Masaya Takemura 1 , Katsumi Mitsui 2 , Ryo Itotani 1 , Manabu Ishitoko 1 , Shinko Suzuki 1 , Masataka Matsumoto 1 , Kensaku Aihara 1 , Tsuyoshi Oguma 1 , Tetsuya Ueda 1 , Hitoshi Kagioka 1 , Motonari Fukui 1
20 January 2011
Adherence to inhalation therapy is a critical determinant of the success of chronic obstructive pulmonary disease (COPD) management. However, in practice, nonadherence to inhalation therapy is very common in COPD patients. The effects of adherence to inhalation therapy in COPD have not been fully studied, and less is known about the relationship between medication adherence and quality of life in COPD. Our aim is to assess the factors that contribute to adherence to inhalation therapy and examine their correlation with quality of life.
A cross-sectional analysis of 88 COPD patients was performed using a self-reported adherence questionnaire with responses on a 5-point Likert scale.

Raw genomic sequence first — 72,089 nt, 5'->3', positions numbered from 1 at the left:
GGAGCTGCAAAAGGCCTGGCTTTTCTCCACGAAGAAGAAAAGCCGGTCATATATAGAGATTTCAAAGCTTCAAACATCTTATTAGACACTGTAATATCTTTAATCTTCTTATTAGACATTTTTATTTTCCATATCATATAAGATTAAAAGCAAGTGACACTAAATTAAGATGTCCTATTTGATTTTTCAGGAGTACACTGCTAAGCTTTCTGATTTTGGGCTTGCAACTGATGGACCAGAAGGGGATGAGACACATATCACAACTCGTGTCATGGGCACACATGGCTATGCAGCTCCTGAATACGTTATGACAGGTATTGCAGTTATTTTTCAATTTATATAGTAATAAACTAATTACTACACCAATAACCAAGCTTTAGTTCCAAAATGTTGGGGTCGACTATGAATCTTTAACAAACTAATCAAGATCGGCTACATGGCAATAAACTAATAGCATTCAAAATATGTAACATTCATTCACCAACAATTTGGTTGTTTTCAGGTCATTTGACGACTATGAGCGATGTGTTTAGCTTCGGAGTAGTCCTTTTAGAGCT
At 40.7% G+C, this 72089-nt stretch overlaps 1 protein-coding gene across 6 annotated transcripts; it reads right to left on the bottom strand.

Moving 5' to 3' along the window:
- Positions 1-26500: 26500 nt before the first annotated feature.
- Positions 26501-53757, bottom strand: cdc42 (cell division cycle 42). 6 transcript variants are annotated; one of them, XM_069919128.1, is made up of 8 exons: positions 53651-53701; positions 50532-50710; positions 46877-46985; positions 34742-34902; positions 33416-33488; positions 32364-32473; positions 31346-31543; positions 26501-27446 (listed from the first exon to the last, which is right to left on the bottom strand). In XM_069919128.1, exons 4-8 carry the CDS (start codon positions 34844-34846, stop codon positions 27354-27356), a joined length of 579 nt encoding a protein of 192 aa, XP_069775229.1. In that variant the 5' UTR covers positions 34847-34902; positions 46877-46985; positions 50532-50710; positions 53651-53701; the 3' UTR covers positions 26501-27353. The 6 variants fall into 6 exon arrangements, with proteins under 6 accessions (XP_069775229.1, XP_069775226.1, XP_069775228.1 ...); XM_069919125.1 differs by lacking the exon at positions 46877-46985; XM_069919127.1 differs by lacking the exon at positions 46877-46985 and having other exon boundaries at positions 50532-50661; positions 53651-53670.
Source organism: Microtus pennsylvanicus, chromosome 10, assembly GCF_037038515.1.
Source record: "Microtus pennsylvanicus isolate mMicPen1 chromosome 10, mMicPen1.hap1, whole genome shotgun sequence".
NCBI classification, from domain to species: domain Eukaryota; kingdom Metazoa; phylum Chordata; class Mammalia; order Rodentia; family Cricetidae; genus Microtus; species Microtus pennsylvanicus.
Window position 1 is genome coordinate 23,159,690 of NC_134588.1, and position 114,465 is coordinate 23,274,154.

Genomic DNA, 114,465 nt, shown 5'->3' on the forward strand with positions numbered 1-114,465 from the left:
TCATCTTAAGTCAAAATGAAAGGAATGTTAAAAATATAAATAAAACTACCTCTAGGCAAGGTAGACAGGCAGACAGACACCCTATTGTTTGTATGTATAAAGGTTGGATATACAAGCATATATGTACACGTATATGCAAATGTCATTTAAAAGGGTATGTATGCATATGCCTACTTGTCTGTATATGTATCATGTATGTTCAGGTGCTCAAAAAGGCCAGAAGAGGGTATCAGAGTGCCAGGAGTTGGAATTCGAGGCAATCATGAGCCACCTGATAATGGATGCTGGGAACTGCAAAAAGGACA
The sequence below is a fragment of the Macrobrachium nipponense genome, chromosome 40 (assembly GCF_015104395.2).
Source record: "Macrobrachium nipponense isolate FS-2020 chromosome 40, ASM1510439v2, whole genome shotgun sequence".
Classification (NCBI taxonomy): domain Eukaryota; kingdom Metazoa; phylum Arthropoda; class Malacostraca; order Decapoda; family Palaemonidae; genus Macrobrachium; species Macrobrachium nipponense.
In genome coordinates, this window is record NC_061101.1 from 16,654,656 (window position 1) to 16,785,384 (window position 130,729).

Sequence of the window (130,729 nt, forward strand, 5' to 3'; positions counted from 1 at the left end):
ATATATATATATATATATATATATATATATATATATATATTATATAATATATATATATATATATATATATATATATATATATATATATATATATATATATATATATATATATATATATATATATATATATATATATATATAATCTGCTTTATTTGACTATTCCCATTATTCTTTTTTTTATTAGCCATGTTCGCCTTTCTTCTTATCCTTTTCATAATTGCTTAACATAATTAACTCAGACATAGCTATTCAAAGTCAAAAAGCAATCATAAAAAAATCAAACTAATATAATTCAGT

Of the 88 patients who were potential participants, 55 (63%) responded with usable information. The only significant factor associated with the overall mean adherence score was receiving repeated instruction about inhalation techniques ( P = 0.032). Of the 55 respondents, 22 (40.0%) were given repeated verbal instruction and/or demonstrations of inhalation technique by a respiratory physician. Significant correlations were found between the overall mean adherence score and the health-related quality of life score (St George’s Respiratory Questionnaire: total, r = −0.35, P = 0.023; symptoms, r = −0.43, P = 0.002; impacts, r = −0.35, P = 0.011). Furthermore, patients with repeated instruction showed better quality of life scores than those who did not receive instruction (total, P = 0.030; symptoms, P = 0.038; impacts, P = 0.019).